Minnis Fails to Erase His Legacy of Neglect in Grand Bahama

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Ginger Moxey
Progressive Liberal Party
Candidate for Pineridge

Grand Bahamians were treated today to another display of contempt from the Minnis government. The Prime Minister tried to pretend he cared about the fate of Grand Bahama today. But believing that he cares would require us to ignore the evidence of the last four years; Minnis leaves behind here no achievements, only a record of neglect and incompetence.

Not only have we had to endure the ravages of Hurricane Dorian, but also the gross mismanagement in its aftermath, coupled with the extreme measures taken against this island during the longest business-killing lockdowns during the pandemic.

To date, we still do not have a functioning hospital; people are still living in tents, and hurricane relief has not reached the Bahamians who need it the most.

The Grand Bahama Shipyard project referred to in the Prime Minister’s address is simply a replacement exercise for docks from the accident that took place in April 2019, as dry docks normally take years to build. It has finally reached this stage, so this is nothing new.

Questions from the people of Grand Bahama include:

  1. What does this mean for many of the recently terminated, skilled Bahamian professionals?
  2. Will the cancelled Apprenticeship Program that employed over 200 Bahamians, launched by the last PLP Administration, be reactivated?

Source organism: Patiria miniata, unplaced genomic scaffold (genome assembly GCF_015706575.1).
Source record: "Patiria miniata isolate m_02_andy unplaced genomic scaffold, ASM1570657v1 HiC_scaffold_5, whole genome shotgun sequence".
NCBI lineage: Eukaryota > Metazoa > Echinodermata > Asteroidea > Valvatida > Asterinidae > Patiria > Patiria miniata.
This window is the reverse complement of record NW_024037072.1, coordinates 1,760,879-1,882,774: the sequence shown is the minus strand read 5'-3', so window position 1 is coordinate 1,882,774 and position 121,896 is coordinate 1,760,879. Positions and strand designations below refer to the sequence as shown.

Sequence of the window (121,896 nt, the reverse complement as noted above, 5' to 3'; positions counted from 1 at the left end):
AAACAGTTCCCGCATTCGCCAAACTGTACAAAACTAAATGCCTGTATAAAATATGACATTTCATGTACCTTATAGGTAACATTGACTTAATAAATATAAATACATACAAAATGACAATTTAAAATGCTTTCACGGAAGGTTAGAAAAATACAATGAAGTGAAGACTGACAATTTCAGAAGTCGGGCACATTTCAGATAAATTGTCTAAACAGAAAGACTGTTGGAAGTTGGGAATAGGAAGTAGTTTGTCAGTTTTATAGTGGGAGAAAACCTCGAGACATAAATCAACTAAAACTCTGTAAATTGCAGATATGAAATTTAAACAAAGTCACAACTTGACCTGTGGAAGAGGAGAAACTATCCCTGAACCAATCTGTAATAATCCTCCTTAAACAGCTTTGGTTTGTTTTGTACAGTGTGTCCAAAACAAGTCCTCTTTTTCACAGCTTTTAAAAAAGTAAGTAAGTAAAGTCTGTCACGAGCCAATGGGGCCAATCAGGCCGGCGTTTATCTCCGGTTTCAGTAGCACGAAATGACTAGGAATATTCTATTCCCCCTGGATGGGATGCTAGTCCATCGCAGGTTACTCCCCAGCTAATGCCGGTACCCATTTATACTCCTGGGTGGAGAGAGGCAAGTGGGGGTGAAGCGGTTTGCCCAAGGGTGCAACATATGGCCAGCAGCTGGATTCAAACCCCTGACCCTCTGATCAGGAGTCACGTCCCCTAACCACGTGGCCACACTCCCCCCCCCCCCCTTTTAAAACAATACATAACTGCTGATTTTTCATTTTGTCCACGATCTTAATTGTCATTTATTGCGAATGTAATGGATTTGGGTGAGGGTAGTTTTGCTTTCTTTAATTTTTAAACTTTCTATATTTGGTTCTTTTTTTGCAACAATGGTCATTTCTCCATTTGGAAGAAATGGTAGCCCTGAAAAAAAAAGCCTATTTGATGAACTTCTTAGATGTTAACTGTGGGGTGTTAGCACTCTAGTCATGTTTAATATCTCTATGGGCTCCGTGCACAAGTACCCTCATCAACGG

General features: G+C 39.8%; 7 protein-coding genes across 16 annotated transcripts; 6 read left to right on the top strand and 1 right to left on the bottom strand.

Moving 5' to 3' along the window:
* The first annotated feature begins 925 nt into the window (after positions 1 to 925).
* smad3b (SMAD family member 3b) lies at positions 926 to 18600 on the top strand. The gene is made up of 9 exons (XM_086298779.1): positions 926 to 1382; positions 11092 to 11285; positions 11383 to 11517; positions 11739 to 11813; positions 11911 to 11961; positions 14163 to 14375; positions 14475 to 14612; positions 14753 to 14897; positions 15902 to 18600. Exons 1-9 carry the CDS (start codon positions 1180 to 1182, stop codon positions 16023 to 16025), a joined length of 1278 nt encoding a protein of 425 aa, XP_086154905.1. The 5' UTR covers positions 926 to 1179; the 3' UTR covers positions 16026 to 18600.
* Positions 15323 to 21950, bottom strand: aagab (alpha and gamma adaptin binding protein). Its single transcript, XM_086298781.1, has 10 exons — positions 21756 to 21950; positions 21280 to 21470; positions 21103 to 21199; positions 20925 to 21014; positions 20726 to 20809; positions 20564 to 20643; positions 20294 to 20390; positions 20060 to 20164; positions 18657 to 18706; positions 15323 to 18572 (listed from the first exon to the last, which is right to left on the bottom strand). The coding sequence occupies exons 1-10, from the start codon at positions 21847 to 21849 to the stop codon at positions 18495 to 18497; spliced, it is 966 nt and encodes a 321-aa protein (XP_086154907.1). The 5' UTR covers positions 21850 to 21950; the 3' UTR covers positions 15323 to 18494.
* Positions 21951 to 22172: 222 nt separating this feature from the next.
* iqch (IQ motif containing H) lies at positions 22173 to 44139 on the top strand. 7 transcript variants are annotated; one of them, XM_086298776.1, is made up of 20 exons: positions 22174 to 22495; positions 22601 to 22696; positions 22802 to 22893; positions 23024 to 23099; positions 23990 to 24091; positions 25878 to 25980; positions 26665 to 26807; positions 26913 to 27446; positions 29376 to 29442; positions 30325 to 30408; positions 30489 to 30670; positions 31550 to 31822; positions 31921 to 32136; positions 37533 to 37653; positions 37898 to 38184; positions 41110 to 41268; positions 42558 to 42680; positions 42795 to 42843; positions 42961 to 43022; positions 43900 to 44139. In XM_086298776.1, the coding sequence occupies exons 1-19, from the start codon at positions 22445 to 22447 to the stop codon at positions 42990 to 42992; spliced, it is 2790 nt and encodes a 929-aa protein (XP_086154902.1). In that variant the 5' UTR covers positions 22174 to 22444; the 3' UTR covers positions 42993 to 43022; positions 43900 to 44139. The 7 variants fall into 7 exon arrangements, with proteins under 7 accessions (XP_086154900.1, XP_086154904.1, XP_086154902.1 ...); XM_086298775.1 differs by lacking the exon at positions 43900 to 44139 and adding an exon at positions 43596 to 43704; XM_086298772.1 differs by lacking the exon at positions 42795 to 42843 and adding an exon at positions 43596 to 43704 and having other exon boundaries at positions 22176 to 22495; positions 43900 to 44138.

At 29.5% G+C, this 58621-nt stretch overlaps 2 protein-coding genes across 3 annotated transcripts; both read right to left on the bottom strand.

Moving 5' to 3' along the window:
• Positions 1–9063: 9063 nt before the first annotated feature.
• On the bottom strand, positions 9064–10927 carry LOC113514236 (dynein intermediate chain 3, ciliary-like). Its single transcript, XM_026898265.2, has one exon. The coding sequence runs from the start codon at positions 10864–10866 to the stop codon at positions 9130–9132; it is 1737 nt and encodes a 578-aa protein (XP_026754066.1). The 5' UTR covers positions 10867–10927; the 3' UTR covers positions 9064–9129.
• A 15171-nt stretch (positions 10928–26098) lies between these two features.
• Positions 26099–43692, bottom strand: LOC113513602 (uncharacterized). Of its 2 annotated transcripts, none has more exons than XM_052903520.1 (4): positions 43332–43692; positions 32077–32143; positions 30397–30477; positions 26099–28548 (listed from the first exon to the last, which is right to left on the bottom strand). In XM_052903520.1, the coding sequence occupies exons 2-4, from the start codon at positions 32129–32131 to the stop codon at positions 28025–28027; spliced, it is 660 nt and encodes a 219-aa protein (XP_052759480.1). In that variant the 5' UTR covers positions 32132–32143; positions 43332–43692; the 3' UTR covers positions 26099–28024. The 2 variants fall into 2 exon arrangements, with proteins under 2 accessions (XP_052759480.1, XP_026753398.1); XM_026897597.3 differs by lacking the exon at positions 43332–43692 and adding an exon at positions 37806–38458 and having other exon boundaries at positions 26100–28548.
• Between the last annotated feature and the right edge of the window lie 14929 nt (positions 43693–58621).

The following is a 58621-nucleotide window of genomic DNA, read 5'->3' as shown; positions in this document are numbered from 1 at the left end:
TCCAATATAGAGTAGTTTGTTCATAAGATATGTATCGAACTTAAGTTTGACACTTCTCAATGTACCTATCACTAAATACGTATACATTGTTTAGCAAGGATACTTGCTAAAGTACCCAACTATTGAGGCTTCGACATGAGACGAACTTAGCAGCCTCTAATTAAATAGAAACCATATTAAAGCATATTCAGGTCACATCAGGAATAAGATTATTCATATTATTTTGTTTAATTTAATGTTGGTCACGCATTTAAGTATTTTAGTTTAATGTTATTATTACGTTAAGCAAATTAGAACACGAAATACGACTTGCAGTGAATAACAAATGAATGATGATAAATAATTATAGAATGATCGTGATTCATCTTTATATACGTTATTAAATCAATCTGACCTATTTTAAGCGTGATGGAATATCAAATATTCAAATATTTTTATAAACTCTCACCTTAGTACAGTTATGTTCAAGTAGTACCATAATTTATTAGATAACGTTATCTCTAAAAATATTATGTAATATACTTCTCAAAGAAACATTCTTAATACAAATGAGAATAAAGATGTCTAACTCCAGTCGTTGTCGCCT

3. Will we see more permanent Bahamian workers (in comparison to casual workers, with no benefits) versus foreign labour?

With respect to the McLean’s Town project, it was the previous PLP Administration that laid the infrastructure for this much-needed subdivision. This project sat dormant for 4 years and now that an election is looming and the flooding from Dorian has warranted a reduction in pricing, another PLP project is being taken off the shelf.

Grand Bahama and its people are still reeling from the aftermath of Hurricane Dorian, the pandemic and the disastrous response by the FNM Administration and their five Grand Bahama MPs. With the extreme restrictive measures forced upon this island, in particular, many of our people are jobless, hungry, homeless, and hurting.

The challenges facing Grand Bahama are enormous. We need a government that knows how to make and execute a plan. We need a government that cares all the time, not just at election time. This government has shown us only contempt and neglect. We are not so naïve as to imagine they will suddenly discover the capacity for competent, compassionate governance.

It’s time for a change.